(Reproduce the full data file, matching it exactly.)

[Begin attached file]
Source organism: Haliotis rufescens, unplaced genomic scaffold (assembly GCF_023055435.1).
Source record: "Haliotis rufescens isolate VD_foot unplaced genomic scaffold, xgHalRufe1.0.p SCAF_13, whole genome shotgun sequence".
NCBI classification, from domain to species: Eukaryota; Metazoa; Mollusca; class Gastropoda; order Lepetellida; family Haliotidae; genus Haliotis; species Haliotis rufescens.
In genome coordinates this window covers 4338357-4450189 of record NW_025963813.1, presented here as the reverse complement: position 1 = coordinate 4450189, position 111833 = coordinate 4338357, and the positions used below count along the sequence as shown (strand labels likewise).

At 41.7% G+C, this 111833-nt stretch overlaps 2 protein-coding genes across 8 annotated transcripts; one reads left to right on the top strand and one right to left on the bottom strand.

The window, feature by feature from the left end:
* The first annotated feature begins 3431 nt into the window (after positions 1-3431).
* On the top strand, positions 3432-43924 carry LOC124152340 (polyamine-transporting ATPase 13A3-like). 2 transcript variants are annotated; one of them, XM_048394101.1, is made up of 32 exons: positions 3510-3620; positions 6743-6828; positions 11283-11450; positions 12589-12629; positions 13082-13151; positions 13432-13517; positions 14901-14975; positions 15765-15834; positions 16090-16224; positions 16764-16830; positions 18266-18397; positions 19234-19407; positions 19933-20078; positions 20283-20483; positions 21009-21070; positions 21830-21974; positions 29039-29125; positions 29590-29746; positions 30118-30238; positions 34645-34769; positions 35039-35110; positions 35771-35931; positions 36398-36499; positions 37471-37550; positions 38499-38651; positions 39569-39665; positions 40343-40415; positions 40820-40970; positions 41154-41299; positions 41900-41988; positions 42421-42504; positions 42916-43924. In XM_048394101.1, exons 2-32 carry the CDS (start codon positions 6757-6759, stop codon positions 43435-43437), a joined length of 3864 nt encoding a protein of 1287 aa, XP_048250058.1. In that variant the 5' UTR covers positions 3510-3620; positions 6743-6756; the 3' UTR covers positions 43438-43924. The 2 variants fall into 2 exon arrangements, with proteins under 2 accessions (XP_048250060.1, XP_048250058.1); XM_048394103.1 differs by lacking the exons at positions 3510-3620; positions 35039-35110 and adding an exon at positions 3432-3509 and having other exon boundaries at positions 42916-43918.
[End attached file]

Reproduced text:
Source organism: Haliotis rufescens, unplaced genomic scaffold (assembly GCF_023055435.1).
Source record: "Haliotis rufescens isolate VD_foot unplaced genomic scaffold, xgHalRufe1.0.p SCAF_13, whole genome shotgun sequence".
NCBI classification, from domain to species: Eukaryota; Metazoa; Mollusca; class Gastropoda; order Lepetellida; family Haliotidae; genus Haliotis; species Haliotis rufescens.
In genome coordinates this window covers 4338357-4450189 of record NW_025963813.1, presented here as the reverse complement: position 1 = coordinate 4450189, position 111833 = coordinate 4338357, and the positions used below count along the sequence as shown (strand labels likewise).

At 41.7% G+C, this 111833-nt stretch overlaps 2 protein-coding genes across 8 annotated transcripts; one reads left to right on the top strand and one right to left on the bottom strand.

The window, feature by feature from the left end:
* The first annotated feature begins 3431 nt into the window (after positions 1-3431).
* On the top strand, positions 3432-43924 carry LOC124152340 (polyamine-transporting ATPase 13A3-like). 2 transcript variants are annotated; one of them, XM_048394101.1, is made up of 32 exons: positions 3510-3620; positions 6743-6828; positions 11283-11450; positions 12589-12629; positions 13082-13151; positions 13432-13517; positions 14901-14975; positions 15765-15834; positions 16090-16224; positions 16764-16830; positions 18266-18397; positions 19234-19407; positions 19933-20078; positions 20283-20483; positions 21009-21070; positions 21830-21974; positions 29039-29125; positions 29590-29746; positions 30118-30238; positions 34645-34769; positions 35039-35110; positions 35771-35931; positions 36398-36499; positions 37471-37550; positions 38499-38651; positions 39569-39665; positions 40343-40415; positions 40820-40970; positions 41154-41299; positions 41900-41988; positions 42421-42504; positions 42916-43924. In XM_048394101.1, exons 2-32 carry the CDS (start codon positions 6757-6759, stop codon positions 43435-43437), a joined length of 3864 nt encoding a protein of 1287 aa, XP_048250058.1. In that variant the 5' UTR covers positions 3510-3620; positions 6743-6756; the 3' UTR covers positions 43438-43924. The 2 variants fall into 2 exon arrangements, with proteins under 2 accessions (XP_048250060.1, XP_048250058.1); XM_048394103.1 differs by lacking the exons at positions 3510-3620; positions 35039-35110 and adding an exon at positions 3432-3509 and having other exon boundaries at positions 42916-43918.